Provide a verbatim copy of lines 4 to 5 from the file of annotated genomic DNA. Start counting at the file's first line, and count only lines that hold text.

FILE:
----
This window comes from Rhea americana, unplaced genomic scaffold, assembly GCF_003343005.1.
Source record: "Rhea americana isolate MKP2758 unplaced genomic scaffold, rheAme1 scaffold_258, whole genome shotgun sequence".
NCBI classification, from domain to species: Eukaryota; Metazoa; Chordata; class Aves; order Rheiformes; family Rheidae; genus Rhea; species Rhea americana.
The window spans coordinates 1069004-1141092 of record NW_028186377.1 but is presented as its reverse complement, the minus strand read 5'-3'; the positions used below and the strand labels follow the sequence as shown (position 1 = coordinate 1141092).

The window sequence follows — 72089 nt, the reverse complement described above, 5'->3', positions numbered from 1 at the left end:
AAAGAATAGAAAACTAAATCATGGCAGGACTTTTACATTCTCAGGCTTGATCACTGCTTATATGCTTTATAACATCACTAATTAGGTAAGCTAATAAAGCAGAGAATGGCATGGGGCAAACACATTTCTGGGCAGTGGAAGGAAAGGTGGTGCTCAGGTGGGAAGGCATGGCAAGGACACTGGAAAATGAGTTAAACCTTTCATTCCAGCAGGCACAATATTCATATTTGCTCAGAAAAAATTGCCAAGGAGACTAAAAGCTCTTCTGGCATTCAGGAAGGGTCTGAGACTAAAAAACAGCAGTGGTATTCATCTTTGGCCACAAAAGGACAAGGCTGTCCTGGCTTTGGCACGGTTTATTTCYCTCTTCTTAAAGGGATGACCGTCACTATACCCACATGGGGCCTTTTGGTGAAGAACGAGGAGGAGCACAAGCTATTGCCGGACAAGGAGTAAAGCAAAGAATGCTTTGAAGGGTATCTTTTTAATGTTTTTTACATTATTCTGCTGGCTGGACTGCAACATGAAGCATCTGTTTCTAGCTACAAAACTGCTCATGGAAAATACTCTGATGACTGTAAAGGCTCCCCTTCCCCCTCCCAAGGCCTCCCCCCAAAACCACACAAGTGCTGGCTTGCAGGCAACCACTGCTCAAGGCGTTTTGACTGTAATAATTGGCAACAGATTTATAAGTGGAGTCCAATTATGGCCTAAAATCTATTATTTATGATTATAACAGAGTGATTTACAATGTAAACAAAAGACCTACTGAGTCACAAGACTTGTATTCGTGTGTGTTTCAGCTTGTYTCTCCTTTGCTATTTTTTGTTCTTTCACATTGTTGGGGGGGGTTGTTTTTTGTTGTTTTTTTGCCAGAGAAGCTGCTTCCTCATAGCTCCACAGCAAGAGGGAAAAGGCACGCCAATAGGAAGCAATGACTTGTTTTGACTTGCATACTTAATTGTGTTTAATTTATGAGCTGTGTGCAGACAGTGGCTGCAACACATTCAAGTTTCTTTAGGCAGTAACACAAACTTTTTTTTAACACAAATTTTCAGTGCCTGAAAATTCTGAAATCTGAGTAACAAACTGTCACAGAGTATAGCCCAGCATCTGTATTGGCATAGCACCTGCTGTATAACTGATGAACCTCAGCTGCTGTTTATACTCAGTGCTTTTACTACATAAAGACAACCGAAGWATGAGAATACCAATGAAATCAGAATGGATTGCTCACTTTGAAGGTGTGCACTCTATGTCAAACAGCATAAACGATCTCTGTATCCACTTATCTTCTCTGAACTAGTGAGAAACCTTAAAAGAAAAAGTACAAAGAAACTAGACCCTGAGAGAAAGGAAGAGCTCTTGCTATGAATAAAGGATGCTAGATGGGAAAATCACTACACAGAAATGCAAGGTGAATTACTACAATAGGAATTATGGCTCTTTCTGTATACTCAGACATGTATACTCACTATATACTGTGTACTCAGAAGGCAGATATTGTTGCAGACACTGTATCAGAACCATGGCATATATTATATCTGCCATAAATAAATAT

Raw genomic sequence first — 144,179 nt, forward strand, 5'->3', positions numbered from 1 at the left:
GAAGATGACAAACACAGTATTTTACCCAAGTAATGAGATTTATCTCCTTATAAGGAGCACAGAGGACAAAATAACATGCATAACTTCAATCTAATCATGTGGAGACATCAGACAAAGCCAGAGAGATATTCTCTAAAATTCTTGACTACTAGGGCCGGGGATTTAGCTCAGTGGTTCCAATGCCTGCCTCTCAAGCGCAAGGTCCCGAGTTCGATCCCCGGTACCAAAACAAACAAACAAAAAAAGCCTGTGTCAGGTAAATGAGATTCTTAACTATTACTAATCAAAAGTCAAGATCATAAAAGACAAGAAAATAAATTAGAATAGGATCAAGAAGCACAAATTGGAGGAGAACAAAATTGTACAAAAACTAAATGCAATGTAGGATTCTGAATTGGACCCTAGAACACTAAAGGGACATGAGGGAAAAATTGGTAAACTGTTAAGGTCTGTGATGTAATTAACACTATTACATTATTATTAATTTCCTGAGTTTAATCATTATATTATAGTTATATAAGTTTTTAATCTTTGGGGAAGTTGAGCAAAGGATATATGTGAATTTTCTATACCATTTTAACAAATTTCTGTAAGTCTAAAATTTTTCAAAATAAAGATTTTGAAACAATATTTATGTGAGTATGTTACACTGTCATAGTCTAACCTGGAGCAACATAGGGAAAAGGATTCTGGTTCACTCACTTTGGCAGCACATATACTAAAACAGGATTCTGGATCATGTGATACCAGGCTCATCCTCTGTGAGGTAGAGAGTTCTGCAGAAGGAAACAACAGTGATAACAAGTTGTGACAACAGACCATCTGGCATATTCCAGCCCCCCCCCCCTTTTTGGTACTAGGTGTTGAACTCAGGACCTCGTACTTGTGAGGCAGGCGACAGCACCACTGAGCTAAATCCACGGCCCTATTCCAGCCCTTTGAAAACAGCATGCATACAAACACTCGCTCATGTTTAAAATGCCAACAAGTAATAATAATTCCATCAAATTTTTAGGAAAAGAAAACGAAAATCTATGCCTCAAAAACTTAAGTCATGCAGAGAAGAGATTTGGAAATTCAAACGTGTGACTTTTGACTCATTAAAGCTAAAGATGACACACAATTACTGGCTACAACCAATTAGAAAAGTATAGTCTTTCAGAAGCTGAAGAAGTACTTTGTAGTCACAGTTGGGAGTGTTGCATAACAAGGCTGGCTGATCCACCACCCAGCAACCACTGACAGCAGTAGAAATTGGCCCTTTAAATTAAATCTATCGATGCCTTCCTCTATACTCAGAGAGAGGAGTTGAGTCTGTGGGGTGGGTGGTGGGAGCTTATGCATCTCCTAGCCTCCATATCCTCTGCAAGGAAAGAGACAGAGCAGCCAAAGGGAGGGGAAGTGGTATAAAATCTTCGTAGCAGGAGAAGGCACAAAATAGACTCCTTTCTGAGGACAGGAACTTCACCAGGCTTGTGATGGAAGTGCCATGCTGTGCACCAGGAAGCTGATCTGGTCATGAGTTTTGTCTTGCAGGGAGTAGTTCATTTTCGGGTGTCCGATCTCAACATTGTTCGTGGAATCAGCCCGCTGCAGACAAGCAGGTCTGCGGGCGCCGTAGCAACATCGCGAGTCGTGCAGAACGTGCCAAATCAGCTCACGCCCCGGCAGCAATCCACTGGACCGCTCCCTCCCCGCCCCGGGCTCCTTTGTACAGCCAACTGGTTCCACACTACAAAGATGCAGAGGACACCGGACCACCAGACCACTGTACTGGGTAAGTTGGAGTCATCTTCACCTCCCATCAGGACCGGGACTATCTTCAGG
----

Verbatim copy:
The window spans coordinates 1069004-1141092 of record NW_028186377.1 but is presented as its reverse complement, the minus strand read 5'-3'; the positions used below and the strand labels follow the sequence as shown (position 1 = coordinate 1141092).

The window sequence follows — 72089 nt, the reverse complement described above, 5'->3', positions numbered from 1 at the left end: